Tuesday, September 29, 2015

Common Nail Disorders: Nail Fungus


Onychomycosis/tinea unguium or nail fungus could be indicative of other medical problems or it could have caused complications. Fungus can become systemic (spread throughout the body).People with compromised immune systems (Lupus, HIV, etc) with invasive fungal infection have higher risk of complications and death.

In about one out of two dozen cases, the fungus migrates to other parts of the body, like the hands, back and legs, said Dr. Boni E. Elewski, a professor of dermatology at the University of Alabama at Birmingham who specializes in nail disorders.  For people who have nerve damage and poor circulation -- someone with diabetic neuropathy, for example -- this can have serious consequences. “Podiatrists frequently cite this as a cause of diabetic amputations,” Dr. Elewski said. “The fungus paves the way for bacteria, and it can definitely be a problem.” 

It’s not at all uncommon for patients with toenail fungus to also succumb to athlete’s foot, jock itch, and ringworm. “If your immune system isn’t functioning at its very strongest, the fungus will work against you to open the body up to other attacks,”  Dr. Nadia Levy explains. "The longer you wait, the harder it is to treat"

Dermatologists estimate these fungal infections account for 50% of all nail disorders they treat. Recent studies suggest that as much as 13% of the U.S. population has a fungal infection of one or more nails. As the fungal infection advances, the separated nail appears yellow and opaque, then appears crumbled and can brown.

Aging is the most common risk factor for onychomycosis due to diminished blood circulation, longer exposure to fungi, and nails which grow more slowly and thicken, increasing susceptibility to infection. Nail fungus tends to affect men more often than women, and is associated with a family history of this infection.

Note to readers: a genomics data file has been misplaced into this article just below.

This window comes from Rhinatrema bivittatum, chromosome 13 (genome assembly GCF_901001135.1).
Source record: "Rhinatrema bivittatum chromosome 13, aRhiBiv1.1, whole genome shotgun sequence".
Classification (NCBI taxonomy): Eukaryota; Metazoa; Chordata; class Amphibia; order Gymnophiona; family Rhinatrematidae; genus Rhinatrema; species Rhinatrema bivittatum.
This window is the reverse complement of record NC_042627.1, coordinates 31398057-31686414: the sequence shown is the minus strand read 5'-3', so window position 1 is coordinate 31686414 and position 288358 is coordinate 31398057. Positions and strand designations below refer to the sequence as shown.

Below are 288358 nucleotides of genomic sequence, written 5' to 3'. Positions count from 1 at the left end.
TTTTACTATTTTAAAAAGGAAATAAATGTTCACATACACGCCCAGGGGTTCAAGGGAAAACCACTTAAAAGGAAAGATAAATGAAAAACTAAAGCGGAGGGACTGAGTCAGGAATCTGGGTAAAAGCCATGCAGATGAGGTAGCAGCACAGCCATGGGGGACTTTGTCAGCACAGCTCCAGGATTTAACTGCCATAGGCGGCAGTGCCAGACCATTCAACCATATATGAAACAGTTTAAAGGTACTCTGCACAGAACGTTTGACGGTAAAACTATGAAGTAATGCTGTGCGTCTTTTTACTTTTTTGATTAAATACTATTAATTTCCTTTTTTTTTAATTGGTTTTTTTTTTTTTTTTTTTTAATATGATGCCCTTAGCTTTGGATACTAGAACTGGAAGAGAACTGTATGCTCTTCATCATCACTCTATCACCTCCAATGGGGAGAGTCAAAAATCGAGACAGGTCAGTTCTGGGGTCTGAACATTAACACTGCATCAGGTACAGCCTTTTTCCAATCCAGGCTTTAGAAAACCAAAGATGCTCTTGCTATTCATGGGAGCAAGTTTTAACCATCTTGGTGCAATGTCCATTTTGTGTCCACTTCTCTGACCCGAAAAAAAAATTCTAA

Onycholysis is NOT Fungus
Onycholysis refers to the detachment of the nail from the nail bed, usually starting at the tip and/or sides and is often caused by an internal disorder, trauma, infection, or certain drug treatments.

If addressed quickly, this common nail disorder poses no danger to clients. In general, clients should clip the affected portion of the nail and keep the nails short, keep the nail bed dry, avoid exposure to contact irritants, and wear gloves for wet work. The portion of nail that has separated will not reattach to the nail bed, so you will have to wait until the nail is fully regrown for the condition to be completely gone.  It is not recommended that the client have enhancements put on the nail until the onycholysis is gone.

Because the nail is lifted off the nail bed, creating a nice warm "pocket", onycholysis can allow fungus to more easily take root on a nail so it is important to keep an eye on the nail while the onycholysis is growing out.

As a nail technician, know that if you get a client with a nail fungus you must refer them to a doctor for treatment. Giving advice regarding nail fungus could be considered practicing medicine without a license.



References:
http://www.aafp.org/afp/2001/0215/p663.html
http://well.blogs.nytimes.com/2013/10/11/ask-well-leaving-nail-fungus-untreated/?_r=0
http://healingfeet.com/toes-2/danger-leaving-toenail-fungus-untreated#sthash.kT74aPa4.dpuf
http://www.nailsmag.com/article/92526/under-the-microscope-onycholysis
https://en.wikipedia.org/wiki/Onychomycosis